The Ute tribe consists of several bands, which at one time ranged over all of Colorado, and parts of New Mexico, Arizona, Utah and Wyoming. Today, the Ute tribes occupy three reservations – two in southern Colorado and one in Utah. Yet, the way they navigated and lived on this land proved to be an invaluable resource for all the populations that came here after the Utes. For example, according to the Southern Ute Indian Tribe, what came to be known as the Spanish trail in the 16th century, was originally a Ute trail.

Past historical interpretations have claimed that the tribal nations that lived across the country were not well connected, but information from the tribes and archaeological digs have since shown that there was a complex society here long before European contact. Trails leading to large population centers as well as the variety of objects found at different tribal sites, have shown that trade between tribes was actually very common. Tribal nations had their own allies, rivals, and trade partners.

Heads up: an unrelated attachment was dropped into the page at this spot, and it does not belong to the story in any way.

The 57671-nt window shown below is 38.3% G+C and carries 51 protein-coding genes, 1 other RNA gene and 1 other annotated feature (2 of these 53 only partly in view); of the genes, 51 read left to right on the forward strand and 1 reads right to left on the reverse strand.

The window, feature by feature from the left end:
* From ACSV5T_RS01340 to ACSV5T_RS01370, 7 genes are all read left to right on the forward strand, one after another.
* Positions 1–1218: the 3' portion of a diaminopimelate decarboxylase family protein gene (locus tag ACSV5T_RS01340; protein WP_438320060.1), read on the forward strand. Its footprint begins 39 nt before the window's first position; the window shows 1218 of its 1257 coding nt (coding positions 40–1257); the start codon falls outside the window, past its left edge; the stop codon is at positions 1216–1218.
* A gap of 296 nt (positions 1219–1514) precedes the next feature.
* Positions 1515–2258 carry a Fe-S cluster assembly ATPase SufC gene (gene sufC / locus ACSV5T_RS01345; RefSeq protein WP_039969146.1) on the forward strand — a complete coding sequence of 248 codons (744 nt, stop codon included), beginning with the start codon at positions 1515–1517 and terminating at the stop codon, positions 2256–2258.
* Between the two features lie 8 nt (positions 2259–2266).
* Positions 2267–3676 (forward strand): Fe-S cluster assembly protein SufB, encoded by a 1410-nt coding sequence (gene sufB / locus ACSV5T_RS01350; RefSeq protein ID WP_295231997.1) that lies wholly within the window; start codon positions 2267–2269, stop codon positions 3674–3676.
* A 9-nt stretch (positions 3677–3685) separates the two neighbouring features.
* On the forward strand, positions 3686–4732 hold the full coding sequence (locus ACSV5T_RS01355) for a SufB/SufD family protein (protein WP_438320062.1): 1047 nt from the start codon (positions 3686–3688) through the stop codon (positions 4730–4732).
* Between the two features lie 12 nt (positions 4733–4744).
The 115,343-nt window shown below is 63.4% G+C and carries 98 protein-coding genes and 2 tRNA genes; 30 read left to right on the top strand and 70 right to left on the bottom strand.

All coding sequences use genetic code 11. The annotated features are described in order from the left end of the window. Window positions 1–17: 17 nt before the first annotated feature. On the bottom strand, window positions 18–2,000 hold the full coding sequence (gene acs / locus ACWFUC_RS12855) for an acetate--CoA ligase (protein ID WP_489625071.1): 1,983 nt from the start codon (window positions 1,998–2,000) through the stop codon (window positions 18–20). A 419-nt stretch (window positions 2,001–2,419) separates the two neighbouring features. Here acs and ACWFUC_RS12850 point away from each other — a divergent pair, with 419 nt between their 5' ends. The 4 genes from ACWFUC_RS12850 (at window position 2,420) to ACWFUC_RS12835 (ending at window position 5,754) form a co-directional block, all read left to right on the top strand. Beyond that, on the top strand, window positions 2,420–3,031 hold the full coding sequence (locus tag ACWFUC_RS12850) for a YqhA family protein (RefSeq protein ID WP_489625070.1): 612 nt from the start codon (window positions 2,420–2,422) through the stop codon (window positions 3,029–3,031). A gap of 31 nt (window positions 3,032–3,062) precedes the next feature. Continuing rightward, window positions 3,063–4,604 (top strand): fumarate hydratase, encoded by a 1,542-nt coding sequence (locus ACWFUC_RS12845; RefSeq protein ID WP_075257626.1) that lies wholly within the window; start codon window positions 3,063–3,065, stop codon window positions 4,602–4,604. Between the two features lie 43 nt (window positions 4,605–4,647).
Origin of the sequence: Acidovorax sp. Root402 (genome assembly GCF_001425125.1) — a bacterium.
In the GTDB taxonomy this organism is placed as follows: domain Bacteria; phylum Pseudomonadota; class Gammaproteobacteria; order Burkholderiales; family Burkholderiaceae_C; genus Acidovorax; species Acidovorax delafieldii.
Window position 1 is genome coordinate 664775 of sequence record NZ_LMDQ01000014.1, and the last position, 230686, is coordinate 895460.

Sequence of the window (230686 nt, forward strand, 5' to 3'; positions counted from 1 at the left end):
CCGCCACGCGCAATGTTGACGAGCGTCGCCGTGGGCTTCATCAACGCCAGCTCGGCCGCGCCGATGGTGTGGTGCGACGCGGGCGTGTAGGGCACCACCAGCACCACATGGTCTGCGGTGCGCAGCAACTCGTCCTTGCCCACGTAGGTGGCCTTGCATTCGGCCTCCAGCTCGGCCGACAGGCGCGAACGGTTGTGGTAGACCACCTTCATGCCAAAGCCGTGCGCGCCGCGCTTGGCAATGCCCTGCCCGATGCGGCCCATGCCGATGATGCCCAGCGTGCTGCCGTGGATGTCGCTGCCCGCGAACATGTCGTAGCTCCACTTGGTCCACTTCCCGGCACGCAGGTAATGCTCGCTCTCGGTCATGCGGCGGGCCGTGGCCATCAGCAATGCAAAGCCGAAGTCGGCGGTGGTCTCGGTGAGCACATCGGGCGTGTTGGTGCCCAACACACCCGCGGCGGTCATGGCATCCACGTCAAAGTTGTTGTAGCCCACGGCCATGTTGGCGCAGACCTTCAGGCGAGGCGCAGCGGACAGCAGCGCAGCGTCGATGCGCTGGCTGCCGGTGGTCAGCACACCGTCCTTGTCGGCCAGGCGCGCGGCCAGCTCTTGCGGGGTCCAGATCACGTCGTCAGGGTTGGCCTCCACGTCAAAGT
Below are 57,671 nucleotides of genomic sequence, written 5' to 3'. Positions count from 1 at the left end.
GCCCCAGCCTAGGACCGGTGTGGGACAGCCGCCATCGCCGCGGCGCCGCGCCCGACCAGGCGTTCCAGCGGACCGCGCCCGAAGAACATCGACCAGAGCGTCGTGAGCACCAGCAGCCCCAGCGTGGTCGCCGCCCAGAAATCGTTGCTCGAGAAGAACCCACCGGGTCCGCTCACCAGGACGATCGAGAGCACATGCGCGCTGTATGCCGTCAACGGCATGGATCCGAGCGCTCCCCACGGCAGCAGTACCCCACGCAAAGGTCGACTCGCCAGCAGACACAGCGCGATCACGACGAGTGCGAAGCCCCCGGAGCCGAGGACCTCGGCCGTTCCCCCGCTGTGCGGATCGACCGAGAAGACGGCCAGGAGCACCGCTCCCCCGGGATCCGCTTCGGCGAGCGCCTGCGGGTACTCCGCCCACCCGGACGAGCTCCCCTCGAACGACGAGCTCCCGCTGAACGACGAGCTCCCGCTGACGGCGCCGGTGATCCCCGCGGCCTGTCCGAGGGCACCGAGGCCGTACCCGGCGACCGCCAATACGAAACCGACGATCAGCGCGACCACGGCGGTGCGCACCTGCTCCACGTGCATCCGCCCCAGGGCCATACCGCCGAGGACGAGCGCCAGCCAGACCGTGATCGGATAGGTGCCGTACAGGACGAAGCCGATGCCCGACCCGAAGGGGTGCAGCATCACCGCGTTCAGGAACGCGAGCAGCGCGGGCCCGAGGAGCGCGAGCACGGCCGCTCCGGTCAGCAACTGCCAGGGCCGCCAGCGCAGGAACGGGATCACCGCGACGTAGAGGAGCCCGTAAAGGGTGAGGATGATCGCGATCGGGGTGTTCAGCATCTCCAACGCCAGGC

When European nations first made contact with native populations, the interactions were varied. For the Ute tribe, the first contact was with Spanish explorers, and later settlers. These interactions started out in a positive light with mutual trade between the nations. While there are conflicting views on whether horses pre-dated European contact, they did become an influential part of Ute culture after the Spanish arrived. According to Ute history, they were one of, if not the first, native nation to make use of the horse. This increased their ability to range across their lands in large bands and increased their hunting opportunities. As the Ute culture adapted and the significance of horses grew, so too did the interactions between Spanish settlers and native nations. With settlers continuing to encroach on Ute lands, many of the interactions turned hostile. This culminates in the first peace treaty between the Ute people and Spanish officials in 1670. Nearly 100 years later, around 1760, Utes granted Spain the right to trade along the Gunnison River, which was a precursor to massive trade routes yet to come. By 1811, Ute people had begun to encounter fur trappers in their lands, and by the time the Santa Fe Trail was established in 1821, large amounts of trade passing through Ute territory was commonplace. Over the next decades, trade was supported by the establishment of forts across Ute territory including Fort Uncompahgre, Bent’s Fort, and Fort Pueblo.